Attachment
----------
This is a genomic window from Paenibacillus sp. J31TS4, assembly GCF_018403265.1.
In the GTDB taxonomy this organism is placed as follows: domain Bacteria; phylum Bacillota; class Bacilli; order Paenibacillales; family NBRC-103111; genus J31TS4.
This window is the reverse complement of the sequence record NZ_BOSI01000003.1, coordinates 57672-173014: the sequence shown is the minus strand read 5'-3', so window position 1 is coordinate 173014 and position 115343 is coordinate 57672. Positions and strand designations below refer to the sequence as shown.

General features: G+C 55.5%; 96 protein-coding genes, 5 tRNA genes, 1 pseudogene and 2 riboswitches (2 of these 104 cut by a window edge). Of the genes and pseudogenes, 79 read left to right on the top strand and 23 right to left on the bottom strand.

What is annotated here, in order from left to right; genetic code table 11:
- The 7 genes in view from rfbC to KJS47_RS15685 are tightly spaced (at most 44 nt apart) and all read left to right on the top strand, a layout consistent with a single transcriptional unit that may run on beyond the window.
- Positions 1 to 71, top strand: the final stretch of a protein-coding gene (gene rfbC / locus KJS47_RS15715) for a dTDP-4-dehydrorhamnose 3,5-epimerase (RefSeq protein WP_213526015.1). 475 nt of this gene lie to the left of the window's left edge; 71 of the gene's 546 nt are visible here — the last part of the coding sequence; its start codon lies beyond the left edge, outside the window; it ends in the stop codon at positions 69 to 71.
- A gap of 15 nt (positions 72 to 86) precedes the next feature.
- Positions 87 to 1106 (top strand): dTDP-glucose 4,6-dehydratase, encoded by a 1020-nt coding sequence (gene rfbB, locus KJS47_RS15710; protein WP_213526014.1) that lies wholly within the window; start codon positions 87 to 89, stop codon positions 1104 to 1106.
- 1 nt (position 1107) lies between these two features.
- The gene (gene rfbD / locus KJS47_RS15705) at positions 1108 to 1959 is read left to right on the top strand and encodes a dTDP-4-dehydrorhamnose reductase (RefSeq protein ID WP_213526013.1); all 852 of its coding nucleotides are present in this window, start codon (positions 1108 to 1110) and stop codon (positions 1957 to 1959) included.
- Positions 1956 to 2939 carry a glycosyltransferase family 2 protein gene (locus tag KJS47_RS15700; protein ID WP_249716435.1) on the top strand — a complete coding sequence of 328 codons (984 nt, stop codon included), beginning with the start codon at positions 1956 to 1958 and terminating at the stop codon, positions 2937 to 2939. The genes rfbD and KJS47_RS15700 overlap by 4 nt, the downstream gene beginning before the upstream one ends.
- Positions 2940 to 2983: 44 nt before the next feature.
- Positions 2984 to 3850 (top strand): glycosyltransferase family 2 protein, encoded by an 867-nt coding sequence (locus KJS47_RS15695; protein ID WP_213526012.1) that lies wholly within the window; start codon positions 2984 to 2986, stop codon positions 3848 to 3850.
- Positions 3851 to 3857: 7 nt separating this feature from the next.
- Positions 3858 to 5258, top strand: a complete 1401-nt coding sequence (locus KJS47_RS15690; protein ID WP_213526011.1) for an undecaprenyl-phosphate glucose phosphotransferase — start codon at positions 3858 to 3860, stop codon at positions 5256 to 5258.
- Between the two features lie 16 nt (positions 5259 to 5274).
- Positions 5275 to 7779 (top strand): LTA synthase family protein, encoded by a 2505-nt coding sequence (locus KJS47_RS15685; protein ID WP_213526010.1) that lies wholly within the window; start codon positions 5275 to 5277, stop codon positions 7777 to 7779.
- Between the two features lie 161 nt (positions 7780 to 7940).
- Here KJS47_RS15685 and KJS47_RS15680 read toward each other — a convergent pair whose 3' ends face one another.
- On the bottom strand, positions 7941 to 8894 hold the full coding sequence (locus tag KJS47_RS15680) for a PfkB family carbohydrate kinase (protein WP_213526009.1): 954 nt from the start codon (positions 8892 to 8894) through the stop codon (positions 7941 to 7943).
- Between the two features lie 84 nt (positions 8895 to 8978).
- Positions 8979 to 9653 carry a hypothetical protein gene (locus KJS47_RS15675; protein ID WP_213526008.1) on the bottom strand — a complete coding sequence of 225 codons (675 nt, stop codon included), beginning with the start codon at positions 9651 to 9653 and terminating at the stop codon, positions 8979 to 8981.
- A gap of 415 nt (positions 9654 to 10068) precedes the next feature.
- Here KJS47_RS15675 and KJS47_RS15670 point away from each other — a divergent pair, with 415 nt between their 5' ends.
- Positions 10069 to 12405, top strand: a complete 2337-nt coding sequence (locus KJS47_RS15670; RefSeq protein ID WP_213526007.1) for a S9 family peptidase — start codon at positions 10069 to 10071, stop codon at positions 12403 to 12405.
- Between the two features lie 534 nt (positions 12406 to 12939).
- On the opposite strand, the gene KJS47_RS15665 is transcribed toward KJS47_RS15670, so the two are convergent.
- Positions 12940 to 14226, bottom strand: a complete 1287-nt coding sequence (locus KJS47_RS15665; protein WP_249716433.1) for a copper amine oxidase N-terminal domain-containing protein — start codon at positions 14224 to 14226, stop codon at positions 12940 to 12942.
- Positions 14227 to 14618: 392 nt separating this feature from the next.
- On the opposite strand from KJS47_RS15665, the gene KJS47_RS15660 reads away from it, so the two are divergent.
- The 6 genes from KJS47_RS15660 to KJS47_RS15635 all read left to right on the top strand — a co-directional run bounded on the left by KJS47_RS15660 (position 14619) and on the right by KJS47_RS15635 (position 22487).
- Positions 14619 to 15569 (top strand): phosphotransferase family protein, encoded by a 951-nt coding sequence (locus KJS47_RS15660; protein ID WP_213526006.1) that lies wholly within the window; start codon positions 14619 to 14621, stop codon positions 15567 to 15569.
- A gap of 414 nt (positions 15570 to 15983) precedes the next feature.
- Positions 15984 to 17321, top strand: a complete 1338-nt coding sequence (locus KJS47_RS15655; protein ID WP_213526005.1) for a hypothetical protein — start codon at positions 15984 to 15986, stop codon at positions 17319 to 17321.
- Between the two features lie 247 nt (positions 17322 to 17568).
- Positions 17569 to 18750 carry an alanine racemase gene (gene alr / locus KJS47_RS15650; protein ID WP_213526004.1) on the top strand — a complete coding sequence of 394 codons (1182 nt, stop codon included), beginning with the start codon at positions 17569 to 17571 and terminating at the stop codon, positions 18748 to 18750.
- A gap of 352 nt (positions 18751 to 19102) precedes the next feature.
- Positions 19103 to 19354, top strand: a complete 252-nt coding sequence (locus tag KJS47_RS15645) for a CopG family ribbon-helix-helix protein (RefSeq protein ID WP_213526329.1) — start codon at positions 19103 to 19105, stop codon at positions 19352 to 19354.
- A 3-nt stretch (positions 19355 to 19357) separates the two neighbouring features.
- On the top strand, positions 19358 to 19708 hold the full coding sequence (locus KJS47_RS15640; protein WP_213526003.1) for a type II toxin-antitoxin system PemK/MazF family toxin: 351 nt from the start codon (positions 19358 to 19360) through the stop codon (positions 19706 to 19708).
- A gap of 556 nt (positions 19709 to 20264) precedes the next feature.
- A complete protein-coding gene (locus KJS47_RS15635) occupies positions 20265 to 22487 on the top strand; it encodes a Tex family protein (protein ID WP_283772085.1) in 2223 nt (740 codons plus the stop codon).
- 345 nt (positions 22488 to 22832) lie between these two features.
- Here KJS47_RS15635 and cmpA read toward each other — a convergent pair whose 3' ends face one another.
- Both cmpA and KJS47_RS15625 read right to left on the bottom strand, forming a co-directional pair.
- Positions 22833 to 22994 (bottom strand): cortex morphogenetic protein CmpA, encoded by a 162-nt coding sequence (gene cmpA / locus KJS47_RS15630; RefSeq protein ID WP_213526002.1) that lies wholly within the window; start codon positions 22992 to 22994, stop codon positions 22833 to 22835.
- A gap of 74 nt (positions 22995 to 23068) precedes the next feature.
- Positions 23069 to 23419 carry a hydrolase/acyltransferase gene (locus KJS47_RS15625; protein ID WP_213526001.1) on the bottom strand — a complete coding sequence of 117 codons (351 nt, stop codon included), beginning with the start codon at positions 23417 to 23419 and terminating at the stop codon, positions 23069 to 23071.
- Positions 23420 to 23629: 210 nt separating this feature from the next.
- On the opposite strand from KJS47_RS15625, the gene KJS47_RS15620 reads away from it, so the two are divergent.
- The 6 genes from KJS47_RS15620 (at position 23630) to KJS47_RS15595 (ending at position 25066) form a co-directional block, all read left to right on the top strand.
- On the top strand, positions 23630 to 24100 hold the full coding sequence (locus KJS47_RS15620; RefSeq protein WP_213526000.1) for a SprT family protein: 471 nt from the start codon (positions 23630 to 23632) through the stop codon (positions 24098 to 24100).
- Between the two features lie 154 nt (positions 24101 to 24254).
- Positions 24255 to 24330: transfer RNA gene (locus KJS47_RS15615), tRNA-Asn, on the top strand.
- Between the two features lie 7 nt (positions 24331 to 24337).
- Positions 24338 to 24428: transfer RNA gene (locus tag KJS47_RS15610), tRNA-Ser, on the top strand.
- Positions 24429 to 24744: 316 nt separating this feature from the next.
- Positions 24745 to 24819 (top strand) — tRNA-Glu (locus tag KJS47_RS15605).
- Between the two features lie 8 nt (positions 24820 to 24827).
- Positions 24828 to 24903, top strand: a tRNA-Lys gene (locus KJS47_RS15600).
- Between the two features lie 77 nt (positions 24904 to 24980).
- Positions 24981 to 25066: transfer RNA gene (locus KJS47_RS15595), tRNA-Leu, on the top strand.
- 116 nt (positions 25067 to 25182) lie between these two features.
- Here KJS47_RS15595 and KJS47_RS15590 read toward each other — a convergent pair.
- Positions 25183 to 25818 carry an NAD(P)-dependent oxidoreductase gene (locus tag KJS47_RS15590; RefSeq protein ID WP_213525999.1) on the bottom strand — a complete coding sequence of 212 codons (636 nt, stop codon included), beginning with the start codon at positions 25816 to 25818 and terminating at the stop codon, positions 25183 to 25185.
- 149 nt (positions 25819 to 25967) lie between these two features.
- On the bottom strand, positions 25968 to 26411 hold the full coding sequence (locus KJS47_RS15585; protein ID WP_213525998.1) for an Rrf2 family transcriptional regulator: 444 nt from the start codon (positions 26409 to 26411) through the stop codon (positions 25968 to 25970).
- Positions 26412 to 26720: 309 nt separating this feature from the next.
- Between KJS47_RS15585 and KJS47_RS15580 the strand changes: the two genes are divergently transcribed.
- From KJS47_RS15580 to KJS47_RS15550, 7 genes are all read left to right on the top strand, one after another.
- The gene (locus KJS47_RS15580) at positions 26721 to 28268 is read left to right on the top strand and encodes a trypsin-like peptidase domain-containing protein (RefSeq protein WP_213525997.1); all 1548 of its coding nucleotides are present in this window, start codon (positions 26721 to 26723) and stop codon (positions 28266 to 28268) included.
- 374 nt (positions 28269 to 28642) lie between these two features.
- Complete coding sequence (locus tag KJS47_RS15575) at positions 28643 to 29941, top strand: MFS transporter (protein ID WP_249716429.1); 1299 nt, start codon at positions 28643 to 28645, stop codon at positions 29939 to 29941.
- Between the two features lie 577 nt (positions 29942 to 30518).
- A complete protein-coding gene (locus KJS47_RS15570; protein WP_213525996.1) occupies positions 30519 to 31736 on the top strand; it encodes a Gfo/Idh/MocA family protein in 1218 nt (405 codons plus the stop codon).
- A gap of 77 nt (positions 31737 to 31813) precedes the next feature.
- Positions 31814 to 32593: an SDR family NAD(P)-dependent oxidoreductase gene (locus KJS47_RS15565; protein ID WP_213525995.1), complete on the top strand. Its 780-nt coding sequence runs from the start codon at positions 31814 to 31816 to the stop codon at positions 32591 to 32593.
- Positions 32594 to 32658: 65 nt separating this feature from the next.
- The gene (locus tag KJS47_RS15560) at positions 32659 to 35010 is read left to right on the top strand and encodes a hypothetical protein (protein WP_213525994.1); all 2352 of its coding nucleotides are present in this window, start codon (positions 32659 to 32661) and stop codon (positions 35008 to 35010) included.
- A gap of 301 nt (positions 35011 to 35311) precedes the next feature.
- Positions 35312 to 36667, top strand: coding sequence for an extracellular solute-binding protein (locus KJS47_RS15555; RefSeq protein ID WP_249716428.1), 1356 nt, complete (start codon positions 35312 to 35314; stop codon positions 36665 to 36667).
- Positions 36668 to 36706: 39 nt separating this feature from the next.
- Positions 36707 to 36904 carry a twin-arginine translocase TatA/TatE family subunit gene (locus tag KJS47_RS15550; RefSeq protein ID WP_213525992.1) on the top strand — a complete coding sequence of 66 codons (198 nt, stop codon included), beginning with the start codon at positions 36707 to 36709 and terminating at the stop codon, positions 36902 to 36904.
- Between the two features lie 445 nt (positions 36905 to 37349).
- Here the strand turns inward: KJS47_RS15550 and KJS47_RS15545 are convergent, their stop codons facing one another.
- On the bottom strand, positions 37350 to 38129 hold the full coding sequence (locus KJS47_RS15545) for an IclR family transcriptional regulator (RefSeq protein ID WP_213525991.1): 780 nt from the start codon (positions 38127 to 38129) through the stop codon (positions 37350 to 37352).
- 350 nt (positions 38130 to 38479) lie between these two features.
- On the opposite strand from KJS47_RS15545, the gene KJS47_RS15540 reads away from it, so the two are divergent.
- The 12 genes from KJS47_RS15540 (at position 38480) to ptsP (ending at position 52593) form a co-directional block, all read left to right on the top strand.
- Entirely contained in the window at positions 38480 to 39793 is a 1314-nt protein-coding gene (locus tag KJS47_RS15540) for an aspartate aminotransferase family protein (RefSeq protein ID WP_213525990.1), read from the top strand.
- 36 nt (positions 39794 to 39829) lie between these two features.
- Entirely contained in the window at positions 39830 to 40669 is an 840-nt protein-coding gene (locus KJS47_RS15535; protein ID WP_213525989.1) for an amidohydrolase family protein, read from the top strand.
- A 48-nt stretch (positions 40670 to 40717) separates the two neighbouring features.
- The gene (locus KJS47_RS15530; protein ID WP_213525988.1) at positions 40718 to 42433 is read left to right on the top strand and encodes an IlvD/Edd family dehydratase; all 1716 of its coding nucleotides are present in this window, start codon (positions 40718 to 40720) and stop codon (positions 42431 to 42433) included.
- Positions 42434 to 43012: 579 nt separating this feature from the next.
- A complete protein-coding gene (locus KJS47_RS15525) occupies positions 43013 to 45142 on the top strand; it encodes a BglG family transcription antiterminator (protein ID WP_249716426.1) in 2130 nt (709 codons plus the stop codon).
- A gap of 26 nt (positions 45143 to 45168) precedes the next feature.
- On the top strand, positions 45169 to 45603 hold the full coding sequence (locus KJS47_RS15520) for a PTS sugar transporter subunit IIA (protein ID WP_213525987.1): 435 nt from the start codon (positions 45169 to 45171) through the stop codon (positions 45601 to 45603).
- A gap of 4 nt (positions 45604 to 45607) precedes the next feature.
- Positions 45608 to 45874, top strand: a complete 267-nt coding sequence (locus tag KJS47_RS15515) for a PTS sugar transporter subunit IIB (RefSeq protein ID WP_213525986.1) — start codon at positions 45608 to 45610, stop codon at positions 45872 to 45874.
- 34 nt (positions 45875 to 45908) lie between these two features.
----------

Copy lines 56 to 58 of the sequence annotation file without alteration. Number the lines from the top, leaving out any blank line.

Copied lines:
- Between the two features lie 7 nt (positions 24331 to 24337).
- Positions 24338 to 24428: transfer RNA gene (locus tag KJS47_RS15610), tRNA-Ser, on the top strand.
- Positions 24429 to 24744: 316 nt separating this feature from the next.